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By: Susan Schulten
What is the history of geography in the United States? How have Americans been taught to see the world around them? Susan Schulten addresses these questions by examining how ideas and images shaped popular understandings of world geography from 1880 to the 1950s. This was a critic al period in American History, it saw the US evolve from a relative isolationist nation into an international, economic superpower. Schulten examines four institutions of learning that produced some of the most influential sources of geographic knowledge in modern history: maps and atlases, the National Geographic Society, the American university and public schools. This book provides a history of geography and cartology and their place in popular culture, politics and education.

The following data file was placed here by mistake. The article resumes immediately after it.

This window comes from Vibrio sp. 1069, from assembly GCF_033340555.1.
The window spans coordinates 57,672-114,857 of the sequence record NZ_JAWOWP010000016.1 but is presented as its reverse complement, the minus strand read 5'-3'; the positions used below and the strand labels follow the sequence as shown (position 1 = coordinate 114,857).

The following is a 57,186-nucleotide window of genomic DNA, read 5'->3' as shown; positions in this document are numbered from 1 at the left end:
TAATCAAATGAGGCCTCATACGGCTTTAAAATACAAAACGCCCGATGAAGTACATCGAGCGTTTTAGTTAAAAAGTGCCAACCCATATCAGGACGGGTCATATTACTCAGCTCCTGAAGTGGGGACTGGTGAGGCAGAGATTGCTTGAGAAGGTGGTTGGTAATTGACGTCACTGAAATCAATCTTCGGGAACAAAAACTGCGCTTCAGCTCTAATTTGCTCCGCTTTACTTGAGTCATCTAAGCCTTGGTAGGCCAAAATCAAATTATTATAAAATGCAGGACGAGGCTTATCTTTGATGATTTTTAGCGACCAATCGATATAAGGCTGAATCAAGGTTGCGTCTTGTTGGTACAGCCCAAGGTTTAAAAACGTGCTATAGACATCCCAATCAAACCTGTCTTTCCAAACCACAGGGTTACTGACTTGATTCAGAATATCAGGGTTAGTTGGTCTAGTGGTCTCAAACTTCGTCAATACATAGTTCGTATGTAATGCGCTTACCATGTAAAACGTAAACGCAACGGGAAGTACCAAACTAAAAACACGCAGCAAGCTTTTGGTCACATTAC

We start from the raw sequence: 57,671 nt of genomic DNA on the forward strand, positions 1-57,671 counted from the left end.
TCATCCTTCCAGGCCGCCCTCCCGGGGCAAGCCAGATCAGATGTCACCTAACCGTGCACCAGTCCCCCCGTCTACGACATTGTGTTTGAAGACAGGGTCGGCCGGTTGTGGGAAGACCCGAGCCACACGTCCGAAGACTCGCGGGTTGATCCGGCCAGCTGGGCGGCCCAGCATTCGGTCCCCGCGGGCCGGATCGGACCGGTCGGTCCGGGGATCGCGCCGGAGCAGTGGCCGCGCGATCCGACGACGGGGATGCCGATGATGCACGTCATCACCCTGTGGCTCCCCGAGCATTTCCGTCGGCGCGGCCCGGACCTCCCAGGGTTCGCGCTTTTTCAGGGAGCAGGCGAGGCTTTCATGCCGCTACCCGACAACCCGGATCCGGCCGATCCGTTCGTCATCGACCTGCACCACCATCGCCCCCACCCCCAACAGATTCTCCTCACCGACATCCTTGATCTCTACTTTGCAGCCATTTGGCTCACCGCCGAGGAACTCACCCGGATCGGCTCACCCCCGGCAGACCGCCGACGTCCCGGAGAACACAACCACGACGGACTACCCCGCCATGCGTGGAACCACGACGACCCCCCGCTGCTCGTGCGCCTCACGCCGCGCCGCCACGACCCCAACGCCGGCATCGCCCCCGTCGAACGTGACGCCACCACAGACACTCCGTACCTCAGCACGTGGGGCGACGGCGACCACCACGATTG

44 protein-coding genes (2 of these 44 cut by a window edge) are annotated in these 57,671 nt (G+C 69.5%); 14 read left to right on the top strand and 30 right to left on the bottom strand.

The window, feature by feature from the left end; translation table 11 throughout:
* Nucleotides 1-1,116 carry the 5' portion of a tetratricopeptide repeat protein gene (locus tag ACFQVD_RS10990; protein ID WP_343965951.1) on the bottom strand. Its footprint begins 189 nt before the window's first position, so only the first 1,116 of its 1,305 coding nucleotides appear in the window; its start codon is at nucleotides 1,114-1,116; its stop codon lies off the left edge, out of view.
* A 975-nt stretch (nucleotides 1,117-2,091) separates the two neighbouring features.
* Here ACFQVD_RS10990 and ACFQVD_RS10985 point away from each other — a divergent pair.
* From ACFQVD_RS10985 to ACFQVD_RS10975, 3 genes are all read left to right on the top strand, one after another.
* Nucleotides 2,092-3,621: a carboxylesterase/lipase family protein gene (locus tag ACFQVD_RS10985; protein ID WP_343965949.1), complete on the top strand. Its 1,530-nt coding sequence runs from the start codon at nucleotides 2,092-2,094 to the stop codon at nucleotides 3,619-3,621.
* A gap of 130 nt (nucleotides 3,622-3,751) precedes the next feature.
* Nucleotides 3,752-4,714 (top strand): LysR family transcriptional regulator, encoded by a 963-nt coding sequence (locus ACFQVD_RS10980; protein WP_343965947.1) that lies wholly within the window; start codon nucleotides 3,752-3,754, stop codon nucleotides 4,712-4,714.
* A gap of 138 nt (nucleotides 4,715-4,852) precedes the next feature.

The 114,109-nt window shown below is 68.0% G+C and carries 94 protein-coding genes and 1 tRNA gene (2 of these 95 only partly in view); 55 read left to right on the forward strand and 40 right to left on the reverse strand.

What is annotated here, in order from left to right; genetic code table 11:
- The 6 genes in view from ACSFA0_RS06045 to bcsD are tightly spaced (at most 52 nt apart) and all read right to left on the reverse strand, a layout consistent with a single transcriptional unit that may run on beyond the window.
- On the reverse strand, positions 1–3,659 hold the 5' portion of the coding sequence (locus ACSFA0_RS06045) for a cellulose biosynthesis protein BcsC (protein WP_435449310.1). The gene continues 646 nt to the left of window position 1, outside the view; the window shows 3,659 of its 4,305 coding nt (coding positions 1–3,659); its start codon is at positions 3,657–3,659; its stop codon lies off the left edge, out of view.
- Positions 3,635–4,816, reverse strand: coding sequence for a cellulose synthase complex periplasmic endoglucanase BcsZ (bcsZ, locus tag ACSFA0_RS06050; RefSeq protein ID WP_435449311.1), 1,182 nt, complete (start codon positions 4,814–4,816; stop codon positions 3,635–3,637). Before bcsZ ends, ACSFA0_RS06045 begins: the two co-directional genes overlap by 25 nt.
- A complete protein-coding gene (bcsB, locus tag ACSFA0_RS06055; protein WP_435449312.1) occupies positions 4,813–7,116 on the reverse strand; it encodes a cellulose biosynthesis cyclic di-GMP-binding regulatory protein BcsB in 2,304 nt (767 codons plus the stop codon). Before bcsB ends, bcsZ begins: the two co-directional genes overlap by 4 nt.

Schulten steps up to the challenge of producing a full-length work about the political economy of mapmaking.... An ambitious history of the rise of popular cartography in the United States. - Nicholas Lemann, The New Yorker "A well-documented account of how politics, history and culture influenced the study and presentation of geography.... Theory is wisely balanced by a hodgepodge of odd and interesting facts about maps, politics and American cultural trends." - Publishers Weekly "An important new work.... Schulten's original synthesis ranges widely and insightfully from the effects of war on map design to map projection as a reflection of how Americans saw themselves as an emergent world power." - Mark Monmonier, author of How to Lie with Maps and Air Apparent
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